Happy New Year! There is reason to be encouraged about 2020, with regard to advancement at least, and reason to do some adapting to the challenges the new year will bring.
The 2018 tax law has now been with us for a couple of years and we may be settling into the new normal after declines in giving by individuals. According to the Fundraising Effectiveness Project’s 2019 Second Quarter Fundraising Report, produced by the Association of Fundraising Professionals, charitable giving during the first half fell across all donor levels:
- Gifts under $250 fell by 0.2%.
- Gifts between $250 and $999 fell by 3.5%.
- Gifts of $1,000 or more fell by 8.2%.
- In addition, the total number of donors who made a charitable contribution in the first of 2019 fell by 5.8% from last year.
While your organization’s statistics may be different, these figures do help you to produce a realistic revenue budget for the coming year and points to the clear need to invest in donor stewardship. You need to keep the donors you have because capturing new donors will be increasingly challenging and expensive.
The meteoric rise in the stock market these past years means that investors are sitting on a lot of appreciated securities that they can use to make contributions and to avoid capital gains tax. Be sure you let your donors know this is a tax-wise way to give. You would be surprised how few people know this.
Foundations and corporations have a lot more money to give away. With the strong stock market, foundations’ three-year rolling average is at an all-time high. This makes for a strong argument to invest in grant development and to get in while the getting is good. Corporations, as we know, have benefited greatly from the 2018 tax law and now have on-hand record high amounts of cash. While they are keeping their powder dry regarding business capital investment during this time of trade wars, they are also giving more to nonprofits.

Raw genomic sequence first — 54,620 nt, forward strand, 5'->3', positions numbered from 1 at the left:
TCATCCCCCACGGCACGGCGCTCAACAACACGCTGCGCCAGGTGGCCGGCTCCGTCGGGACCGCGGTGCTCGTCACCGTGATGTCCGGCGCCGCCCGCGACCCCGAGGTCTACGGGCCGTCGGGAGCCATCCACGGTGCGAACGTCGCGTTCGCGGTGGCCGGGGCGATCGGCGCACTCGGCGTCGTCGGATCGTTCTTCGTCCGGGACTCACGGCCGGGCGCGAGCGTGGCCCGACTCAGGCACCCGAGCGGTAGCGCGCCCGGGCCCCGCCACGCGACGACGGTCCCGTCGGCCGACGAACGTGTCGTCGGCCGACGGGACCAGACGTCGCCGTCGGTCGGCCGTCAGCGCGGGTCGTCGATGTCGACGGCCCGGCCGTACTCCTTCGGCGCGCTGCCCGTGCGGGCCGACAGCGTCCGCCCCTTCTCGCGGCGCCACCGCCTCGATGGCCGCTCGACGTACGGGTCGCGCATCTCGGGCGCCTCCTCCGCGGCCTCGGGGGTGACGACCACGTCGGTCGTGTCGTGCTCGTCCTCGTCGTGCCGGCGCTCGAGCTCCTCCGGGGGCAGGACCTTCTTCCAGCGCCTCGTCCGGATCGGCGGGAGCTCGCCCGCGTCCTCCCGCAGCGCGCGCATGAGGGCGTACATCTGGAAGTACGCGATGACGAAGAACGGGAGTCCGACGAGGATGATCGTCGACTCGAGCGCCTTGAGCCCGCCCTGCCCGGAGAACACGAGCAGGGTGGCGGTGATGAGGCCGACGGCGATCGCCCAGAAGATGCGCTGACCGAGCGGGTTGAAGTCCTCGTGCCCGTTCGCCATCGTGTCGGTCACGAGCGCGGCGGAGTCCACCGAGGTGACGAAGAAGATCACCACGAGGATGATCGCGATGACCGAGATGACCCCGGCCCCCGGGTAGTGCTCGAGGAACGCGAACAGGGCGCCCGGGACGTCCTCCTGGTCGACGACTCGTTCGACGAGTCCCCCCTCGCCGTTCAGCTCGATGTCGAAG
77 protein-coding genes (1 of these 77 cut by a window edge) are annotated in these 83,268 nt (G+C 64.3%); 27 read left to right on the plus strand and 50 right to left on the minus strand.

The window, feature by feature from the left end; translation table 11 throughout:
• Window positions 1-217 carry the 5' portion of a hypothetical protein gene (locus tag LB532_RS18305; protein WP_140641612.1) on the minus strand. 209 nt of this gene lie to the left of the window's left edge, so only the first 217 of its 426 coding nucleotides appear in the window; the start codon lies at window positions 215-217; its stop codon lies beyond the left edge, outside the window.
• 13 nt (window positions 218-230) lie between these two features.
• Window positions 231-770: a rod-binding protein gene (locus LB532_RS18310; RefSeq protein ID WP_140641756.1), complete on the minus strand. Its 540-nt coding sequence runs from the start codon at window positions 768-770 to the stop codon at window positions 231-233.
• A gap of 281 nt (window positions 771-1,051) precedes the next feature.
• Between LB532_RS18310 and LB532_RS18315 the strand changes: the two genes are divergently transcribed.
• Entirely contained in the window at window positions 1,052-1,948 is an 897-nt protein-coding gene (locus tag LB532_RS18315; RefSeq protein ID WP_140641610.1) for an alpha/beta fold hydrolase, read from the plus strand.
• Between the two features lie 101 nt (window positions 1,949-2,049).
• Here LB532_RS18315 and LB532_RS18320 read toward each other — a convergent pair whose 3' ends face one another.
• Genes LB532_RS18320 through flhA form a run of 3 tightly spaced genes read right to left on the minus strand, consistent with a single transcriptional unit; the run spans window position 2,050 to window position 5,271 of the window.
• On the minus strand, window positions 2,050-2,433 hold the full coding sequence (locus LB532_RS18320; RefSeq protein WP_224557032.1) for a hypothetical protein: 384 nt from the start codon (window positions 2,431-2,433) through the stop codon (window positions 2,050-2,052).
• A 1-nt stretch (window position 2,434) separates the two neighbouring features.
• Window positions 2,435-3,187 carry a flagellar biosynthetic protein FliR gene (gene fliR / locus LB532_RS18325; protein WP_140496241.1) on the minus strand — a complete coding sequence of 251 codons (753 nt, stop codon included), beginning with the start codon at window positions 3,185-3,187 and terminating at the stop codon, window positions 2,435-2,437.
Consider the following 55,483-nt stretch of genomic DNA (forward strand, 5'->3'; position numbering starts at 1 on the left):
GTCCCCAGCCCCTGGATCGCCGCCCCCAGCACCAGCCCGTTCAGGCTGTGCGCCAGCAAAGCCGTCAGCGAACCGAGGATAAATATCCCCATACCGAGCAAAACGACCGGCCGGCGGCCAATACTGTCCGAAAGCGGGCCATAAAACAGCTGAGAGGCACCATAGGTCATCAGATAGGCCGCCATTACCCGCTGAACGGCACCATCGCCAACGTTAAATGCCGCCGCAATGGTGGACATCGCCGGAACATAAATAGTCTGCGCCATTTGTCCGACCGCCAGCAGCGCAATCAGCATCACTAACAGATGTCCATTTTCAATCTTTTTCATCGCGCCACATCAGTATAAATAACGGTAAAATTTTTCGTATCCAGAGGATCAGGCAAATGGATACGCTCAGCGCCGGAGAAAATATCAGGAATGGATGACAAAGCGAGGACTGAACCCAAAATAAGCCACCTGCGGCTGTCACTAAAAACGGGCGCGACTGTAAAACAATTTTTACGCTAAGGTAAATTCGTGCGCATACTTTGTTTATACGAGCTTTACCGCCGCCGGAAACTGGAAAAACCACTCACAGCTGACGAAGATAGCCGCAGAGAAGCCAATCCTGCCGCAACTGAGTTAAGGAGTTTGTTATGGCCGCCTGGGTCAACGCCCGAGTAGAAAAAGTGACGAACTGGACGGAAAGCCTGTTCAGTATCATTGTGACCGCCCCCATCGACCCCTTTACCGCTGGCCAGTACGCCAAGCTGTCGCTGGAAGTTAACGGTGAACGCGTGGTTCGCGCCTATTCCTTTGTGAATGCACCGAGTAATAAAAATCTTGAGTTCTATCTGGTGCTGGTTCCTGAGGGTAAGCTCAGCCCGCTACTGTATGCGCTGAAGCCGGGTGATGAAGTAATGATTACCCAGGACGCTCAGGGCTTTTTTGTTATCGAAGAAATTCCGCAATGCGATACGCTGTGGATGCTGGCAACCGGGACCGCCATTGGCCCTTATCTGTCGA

2020 is an election year with a side of impeachment. This free-for-all will likely be quite a distraction for the nation, and people with any kind of wealth are paying attention to see what happens. This may not bode well for new relationship building and donor renewal.
The shrinking donor universe must remain a concern to all of us. It is not unlike drilling for oil, the deeper you need to go to hit oil the more costly it is.
Unlike some industries that are experiencing consolidation (think retail and Amazon), the nonprofit sector is increasingly crowded with new and emerging organizations that are all seeking funds from the same or shrinking pool of disposable income. The IRS approves 80,000 new nonprofits every year, and while some go away, the net gain continues.
According to the Blackbaud Institute, online giving grew 1.2% in 2018, with large organizations decreasing 0.5%, medium-sized organizations growing 3.7%, and small nonprofits growing 0.7%. Since 2016, online giving has grown 17%.
If online giving increased 17% since 2016 and grew just 1.2% in 2018, the trend in online giving is not encouraging. If your online giving program is young or you are planning to start one, understand the headwind this trend represents and that the investment in a successful online giving program will be large.
2020 promises to be quite a ride. Buckle up!
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